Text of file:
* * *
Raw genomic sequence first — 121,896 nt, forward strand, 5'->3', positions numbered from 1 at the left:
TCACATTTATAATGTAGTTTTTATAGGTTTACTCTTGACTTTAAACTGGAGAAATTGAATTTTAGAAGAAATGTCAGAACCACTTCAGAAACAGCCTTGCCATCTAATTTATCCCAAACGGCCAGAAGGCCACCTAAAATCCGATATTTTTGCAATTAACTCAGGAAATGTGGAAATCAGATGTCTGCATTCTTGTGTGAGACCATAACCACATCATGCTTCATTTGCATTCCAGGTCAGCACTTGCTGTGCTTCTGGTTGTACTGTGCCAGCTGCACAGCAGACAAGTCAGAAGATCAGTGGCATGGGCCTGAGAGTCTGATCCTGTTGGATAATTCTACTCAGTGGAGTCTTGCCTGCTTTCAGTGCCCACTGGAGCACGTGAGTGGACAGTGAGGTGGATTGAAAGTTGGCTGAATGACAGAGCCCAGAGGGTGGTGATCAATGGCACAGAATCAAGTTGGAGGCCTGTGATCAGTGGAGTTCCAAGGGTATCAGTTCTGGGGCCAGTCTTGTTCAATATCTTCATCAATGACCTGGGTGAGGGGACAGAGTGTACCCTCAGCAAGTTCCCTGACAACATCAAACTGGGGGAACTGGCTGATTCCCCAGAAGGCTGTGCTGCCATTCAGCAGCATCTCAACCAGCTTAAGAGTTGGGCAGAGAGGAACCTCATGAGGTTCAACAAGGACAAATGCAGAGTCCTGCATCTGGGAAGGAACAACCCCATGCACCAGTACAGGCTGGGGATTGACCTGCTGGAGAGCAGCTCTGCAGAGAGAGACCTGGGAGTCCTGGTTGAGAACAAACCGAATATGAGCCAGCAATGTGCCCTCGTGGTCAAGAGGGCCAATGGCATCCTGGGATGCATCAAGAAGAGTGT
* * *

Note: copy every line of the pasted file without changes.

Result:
Raw genomic sequence first — 121,896 nt, forward strand, 5'->3', positions numbered from 1 at the left:
TCACATTTATAATGTAGTTTTTATAGGTTTACTCTTGACTTTAAACTGGAGAAATTGAATTTTAGAAGAAATGTCAGAACCACTTCAGAAACAGCCTTGCCATCTAATTTATCCCAAACGGCCAGAAGGCCACCTAAAATCCGATATTTTTGCAATTAACTCAGGAAATGTGGAAATCAGATGTCTGCATTCTTGTGTGAGACCATAACCACATCATGCTTCATTTGCATTCCAGGTCAGCACTTGCTGTGCTTCTGGTTGTACTGTGCCAGCTGCACAGCAGACAAGTCAGAAGATCAGTGGCATGGGCCTGAGAGTCTGATCCTGTTGGATAATTCTACTCAGTGGAGTCTTGCCTGCTTTCAGTGCCCACTGGAGCACGTGAGTGGACAGTGAGGTGGATTGAAAGTTGGCTGAATGACAGAGCCCAGAGGGTGGTGATCAATGGCACAGAATCAAGTTGGAGGCCTGTGATCAGTGGAGTTCCAAGGGTATCAGTTCTGGGGCCAGTCTTGTTCAATATCTTCATCAATGACCTGGGTGAGGGGACAGAGTGTACCCTCAGCAAGTTCCCTGACAACATCAAACTGGGGGAACTGGCTGATTCCCCAGAAGGCTGTGCTGCCATTCAGCAGCATCTCAACCAGCTTAAGAGTTGGGCAGAGAGGAACCTCATGAGGTTCAACAAGGACAAATGCAGAGTCCTGCATCTGGGAAGGAACAACCCCATGCACCAGTACAGGCTGGGGATTGACCTGCTGGAGAGCAGCTCTGCAGAGAGAGACCTGGGAGTCCTGGTTGAGAACAAACCGAATATGAGCCAGCAATGTGCCCTCGTGGTCAAGAGGGCCAATGGCATCCTGGGATGCATCAAGAAGAGTGT